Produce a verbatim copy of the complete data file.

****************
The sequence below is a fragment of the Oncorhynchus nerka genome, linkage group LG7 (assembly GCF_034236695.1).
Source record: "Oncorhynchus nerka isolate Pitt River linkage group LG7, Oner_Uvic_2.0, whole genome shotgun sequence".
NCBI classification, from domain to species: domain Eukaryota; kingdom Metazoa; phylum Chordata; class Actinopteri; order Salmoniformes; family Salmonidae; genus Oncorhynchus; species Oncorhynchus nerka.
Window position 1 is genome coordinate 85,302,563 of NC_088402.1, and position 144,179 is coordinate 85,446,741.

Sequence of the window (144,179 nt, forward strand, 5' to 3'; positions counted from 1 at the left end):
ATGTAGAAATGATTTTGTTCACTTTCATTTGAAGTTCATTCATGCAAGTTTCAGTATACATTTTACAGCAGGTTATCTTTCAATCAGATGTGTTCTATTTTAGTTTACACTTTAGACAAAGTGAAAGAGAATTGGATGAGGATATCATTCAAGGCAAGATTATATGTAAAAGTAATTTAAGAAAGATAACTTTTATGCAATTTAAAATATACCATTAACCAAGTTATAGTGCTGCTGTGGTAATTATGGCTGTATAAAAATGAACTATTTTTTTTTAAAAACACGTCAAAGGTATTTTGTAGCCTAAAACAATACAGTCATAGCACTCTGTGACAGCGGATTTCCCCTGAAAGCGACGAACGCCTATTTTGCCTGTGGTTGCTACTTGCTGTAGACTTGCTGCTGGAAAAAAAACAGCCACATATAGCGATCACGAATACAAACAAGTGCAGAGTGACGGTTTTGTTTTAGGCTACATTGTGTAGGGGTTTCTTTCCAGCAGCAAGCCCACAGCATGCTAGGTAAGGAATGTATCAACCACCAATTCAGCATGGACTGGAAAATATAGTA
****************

The sequence below is a fragment of the Oncorhynchus nerka genome, linkage group LG7 (assembly GCF_034236695.1).
Source record: "Oncorhynchus nerka isolate Pitt River linkage group LG7, Oner_Uvic_2.0, whole genome shotgun sequence".
NCBI classification, from domain to species: domain Eukaryota; kingdom Metazoa; phylum Chordata; class Actinopteri; order Salmoniformes; family Salmonidae; genus Oncorhynchus; species Oncorhynchus nerka.
Window position 1 is genome coordinate 85,302,563 of NC_088402.1, and position 144,179 is coordinate 85,446,741.

Sequence of the window (144,179 nt, forward strand, 5' to 3'; positions counted from 1 at the left end):
ATGTAGAAATGATTTTGTTCACTTTCATTTGAAGTTCATTCATGCAAGTTTCAGTATACATTTTACAGCAGGTTATCTTTCAATCAGATGTGTTCTATTTTAGTTTACACTTTAGACAAAGTGAAAGAGAATTGGATGAGGATATCATTCAAGGCAAGATTATATGTAAAAGTAATTTAAGAAAGATAACTTTTATGCAATTTAAAATATACCATTAACCAAGTTATAGTGCTGCTGTGGTAATTATGGCTGTATAAAAATGAACTATTTTTTTTTAAAAACACGTCAAAGGTATTTTGTAGCCTAAAACAATACAGTCATAGCACTCTGTGACAGCGGATTTCCCCTGAAAGCGACGAACGCCTATTTTGCCTGTGGTTGCTACTTGCTGTAGACTTGCTGCTGGAAAAAAAACAGCCACATATAGCGATCACGAATACAAACAAGTGCAGAGTGACGGTTTTGTTTTAGGCTACATTGTGTAGGGGTTTCTTTCCAGCAGCAAGCCCACAGCATGCTAGGTAAGGAATGTATCAACCACCAATTCAGCATGGACTGGAAAATATAGTA